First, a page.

In many cases, the tenant analysis in appraisal reports does not give sufficient attention to evaluating the creditworthiness of a tenant, and this is especially true with retail properties. A careful understanding of a property’s tenancy is critical for providing a creditable valuation conclusion. Cash flow analysis is what drives the value conclusion; therefore, establishing the basis for assessing the quantity, quality and durability of the income and its future performance potential is the pillar for a discounted cash flow analysis. For properties with multiple tenants, many appraisers tend not to give sufficient attention to the assumptions regarding tenant quality, credit loss and tenant retention. Even for many net-leased properties, appraisers often fail to carefully analyze publicly available information for that tenant.
When Situs RERC reviews appraisals (or completes our own appraisals), we expect to see an in-depth analysis of the tenancy. This requires that property managers, investment managers and even the landlords all provide their perspective on a particular tenant’s business, its financial condition, space utilization, growth and retention prospects. These sources all need to be engaged to develop as much primary intelligence about the tenancy as possible. Indeed, many of the participants in the investment process — and in particular, banks — require tenant financial statements and in-depth tenant credit information. The appraiser can develop a clearer risk profile of a tenant through carefully incorporating this information about the businesses’ prospects for growth or consolidation.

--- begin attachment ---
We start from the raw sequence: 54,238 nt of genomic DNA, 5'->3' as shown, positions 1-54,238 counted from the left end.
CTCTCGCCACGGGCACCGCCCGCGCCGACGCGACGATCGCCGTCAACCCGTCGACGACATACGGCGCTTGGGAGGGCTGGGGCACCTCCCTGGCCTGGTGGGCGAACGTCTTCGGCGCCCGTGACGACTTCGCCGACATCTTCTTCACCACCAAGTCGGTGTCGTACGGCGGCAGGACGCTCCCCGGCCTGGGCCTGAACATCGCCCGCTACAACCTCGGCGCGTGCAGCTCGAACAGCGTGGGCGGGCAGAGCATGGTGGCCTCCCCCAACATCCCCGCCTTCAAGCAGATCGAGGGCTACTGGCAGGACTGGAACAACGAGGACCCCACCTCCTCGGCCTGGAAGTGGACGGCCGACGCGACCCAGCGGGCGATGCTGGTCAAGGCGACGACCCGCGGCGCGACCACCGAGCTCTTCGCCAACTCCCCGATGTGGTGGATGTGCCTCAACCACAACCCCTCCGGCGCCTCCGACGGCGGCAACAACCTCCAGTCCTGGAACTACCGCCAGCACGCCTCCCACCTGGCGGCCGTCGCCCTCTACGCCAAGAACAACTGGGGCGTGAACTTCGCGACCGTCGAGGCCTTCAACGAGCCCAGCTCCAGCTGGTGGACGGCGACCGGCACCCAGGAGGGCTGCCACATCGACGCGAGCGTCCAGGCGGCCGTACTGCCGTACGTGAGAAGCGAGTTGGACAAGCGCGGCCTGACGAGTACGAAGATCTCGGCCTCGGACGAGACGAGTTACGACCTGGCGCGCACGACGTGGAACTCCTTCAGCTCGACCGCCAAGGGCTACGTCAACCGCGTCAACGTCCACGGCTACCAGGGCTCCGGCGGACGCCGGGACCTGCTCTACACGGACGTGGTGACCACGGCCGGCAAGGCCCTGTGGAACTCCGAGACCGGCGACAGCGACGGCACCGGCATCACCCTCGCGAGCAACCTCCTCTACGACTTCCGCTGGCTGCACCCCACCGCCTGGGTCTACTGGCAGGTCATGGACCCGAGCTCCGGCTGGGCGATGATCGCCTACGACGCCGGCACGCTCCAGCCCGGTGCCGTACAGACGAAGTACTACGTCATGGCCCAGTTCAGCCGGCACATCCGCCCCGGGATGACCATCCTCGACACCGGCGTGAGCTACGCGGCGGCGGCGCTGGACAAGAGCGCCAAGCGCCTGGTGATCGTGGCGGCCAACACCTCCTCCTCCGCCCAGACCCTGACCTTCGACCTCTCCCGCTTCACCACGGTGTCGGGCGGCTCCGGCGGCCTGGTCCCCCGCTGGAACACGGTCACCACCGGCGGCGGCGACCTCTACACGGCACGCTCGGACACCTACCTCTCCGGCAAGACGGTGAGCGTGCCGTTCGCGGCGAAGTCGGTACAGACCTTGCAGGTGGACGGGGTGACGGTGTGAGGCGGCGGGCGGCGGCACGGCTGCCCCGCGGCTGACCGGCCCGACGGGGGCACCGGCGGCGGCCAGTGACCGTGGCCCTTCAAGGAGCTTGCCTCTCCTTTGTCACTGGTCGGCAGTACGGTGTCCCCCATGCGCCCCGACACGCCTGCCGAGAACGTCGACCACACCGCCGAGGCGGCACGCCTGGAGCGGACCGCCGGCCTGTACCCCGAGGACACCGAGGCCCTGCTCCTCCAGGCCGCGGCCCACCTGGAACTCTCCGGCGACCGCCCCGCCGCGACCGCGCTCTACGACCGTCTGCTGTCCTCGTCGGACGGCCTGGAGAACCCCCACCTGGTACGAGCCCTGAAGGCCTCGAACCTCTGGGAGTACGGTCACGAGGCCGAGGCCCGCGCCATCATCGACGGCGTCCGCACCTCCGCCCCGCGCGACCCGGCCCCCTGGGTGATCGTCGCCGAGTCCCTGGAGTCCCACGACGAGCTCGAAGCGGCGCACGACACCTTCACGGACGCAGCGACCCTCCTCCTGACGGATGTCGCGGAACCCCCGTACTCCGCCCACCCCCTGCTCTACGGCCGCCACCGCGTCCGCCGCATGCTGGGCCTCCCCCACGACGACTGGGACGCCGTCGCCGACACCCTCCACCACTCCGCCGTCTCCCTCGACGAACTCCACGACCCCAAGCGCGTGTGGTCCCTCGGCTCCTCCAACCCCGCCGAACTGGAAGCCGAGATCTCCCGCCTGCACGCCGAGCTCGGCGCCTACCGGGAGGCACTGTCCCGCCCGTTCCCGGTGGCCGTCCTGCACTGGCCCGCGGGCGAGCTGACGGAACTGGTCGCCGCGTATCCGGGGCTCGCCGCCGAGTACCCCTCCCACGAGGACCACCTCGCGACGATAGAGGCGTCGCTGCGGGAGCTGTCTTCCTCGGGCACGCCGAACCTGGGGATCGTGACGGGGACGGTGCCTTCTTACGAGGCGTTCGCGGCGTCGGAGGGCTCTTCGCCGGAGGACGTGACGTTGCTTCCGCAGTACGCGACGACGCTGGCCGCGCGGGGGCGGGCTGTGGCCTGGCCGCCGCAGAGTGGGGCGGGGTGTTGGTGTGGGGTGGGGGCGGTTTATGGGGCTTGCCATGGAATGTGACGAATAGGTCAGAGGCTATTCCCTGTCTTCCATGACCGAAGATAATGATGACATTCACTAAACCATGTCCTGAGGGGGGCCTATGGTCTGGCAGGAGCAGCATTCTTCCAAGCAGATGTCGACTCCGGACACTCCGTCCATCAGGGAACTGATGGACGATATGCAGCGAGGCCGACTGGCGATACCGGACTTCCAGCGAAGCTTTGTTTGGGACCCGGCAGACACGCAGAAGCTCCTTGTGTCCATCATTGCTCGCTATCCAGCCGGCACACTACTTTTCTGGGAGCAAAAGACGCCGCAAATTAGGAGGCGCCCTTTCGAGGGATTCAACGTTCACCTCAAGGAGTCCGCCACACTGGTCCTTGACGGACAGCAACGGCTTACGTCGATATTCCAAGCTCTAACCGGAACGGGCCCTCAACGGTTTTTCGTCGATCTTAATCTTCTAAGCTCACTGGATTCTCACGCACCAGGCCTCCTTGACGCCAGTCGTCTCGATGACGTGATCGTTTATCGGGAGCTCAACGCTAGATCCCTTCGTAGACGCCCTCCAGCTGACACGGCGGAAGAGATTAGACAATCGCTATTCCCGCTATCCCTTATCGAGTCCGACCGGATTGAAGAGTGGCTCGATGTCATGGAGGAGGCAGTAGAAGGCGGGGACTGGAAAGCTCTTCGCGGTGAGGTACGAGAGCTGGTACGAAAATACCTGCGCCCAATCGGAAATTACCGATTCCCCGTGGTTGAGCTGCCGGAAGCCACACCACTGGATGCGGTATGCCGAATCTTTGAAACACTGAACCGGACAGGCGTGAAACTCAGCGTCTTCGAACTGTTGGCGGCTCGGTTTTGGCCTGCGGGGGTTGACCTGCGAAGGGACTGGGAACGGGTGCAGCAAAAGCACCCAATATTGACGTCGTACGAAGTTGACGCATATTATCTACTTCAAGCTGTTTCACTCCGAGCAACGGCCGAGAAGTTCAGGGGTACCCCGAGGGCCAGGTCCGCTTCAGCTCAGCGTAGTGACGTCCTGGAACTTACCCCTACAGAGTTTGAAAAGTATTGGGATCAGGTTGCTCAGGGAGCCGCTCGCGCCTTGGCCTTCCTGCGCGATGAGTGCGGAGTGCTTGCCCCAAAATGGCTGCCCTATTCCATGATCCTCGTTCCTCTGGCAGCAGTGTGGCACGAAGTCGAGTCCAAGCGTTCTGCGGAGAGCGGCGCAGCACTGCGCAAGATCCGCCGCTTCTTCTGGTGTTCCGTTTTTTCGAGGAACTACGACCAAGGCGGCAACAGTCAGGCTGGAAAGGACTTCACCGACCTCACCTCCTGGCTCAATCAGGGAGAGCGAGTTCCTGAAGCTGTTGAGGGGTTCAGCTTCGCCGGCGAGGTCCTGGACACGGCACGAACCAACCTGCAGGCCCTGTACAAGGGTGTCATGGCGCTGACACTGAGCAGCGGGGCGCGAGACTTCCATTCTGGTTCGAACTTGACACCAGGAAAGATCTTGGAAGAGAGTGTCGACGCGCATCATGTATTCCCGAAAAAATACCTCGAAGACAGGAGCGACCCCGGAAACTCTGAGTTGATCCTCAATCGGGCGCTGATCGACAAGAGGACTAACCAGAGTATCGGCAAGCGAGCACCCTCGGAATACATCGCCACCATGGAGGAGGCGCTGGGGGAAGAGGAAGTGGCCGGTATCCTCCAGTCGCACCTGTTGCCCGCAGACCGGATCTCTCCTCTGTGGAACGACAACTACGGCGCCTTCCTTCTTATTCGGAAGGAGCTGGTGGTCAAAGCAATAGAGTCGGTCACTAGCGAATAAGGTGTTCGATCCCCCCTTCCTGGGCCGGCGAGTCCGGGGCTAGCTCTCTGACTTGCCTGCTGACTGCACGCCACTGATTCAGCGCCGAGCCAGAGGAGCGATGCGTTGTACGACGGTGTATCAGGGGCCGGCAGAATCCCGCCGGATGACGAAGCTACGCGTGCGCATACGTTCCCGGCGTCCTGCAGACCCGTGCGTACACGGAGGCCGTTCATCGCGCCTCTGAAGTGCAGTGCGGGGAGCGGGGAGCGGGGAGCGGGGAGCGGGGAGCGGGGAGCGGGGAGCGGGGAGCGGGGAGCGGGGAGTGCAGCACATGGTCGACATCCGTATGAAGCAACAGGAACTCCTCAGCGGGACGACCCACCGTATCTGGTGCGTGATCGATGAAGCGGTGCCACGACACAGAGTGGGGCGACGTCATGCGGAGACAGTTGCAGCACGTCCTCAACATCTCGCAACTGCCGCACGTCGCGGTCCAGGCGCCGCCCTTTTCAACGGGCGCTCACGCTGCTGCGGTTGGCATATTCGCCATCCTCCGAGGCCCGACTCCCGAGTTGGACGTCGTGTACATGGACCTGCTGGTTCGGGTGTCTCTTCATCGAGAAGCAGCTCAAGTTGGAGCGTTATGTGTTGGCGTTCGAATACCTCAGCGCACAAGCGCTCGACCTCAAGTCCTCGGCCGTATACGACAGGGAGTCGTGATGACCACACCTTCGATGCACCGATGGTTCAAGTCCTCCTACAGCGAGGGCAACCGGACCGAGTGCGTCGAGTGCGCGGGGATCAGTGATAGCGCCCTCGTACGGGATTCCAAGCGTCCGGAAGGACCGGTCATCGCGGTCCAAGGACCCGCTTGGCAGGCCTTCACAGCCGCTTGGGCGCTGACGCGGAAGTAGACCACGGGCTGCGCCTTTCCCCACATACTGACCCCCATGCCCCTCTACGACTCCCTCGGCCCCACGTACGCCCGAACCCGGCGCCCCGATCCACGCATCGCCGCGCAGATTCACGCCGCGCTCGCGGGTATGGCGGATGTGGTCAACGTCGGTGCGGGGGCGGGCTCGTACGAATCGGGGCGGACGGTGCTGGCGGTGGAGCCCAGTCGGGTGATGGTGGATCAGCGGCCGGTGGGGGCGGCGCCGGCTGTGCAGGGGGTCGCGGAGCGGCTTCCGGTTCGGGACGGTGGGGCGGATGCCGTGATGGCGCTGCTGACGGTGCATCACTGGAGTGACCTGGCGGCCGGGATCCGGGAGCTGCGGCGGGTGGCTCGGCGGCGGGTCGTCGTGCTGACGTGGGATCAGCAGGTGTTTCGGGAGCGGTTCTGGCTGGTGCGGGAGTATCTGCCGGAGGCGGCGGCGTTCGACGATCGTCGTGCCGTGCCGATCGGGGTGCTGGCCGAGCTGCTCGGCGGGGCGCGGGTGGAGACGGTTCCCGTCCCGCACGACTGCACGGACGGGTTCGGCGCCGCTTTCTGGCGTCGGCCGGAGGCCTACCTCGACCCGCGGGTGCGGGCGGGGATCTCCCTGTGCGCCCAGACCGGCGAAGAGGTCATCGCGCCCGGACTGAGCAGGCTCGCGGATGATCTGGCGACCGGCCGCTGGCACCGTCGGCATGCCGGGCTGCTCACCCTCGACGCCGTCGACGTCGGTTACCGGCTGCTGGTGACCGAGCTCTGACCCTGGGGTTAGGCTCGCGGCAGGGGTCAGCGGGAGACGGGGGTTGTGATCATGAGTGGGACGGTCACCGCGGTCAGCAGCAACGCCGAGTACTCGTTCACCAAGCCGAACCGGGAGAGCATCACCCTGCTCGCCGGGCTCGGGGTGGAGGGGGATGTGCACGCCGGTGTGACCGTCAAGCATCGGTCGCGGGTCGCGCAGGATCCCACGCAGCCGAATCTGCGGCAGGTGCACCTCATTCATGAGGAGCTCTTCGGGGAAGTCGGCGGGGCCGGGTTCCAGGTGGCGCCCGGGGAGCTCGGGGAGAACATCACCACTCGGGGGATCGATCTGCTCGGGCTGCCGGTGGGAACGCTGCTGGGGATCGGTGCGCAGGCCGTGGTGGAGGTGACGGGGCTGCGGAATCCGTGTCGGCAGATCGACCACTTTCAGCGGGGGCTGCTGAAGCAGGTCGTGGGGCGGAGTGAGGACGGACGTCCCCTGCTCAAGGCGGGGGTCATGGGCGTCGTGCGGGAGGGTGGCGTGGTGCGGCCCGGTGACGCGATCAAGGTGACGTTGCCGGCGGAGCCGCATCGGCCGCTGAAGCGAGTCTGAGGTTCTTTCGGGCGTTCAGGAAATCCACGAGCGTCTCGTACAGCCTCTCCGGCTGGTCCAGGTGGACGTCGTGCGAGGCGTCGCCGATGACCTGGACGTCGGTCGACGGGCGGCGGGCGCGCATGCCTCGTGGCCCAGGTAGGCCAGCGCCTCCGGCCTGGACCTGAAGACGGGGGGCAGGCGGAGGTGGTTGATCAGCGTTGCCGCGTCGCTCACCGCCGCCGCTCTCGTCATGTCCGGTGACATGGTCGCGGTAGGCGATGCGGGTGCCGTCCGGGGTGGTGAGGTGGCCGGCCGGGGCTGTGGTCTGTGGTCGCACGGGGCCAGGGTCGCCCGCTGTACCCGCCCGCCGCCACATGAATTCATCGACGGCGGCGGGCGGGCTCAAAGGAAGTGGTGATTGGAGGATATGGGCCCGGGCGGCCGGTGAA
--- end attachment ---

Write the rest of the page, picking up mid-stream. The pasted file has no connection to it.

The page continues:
For multifamily properties, the demographics of the tenancy are critical to understanding annual turnover and credit exposure to critical employment centers. The tenant application process is a good way to verify that an apartment property’s tenants can afford the rents and absorb rent increases. Indeed, an affordability analysis of rents is also an important and easy way to examine the feasibility of the contract and market rent.
Higher-profile commercial tenants often have publicly issued debt, which have ratings, pricing and yields. Even when the company does not have publicly traded debt, a credit spread comp set can outline a range of credit spreads that could relate to the credit profile of the subject property’s tenancy and help select appropriate investment criteria. Considerations for liquidity and investment term also need to be factored when using this approach.
In summary, appraisers should dissect and thoroughly analyze the property’s tenancy. This is essential to drawing reasonable conclusions for critical assumptions such as tenant retention (frictional vacancy), credit loss and investment criteria. Both primary and secondary research tools should be deployed to thoroughly examine the tenancy. Producing credible results requires this critical information and perspective.
For more information, please contact James Molloy.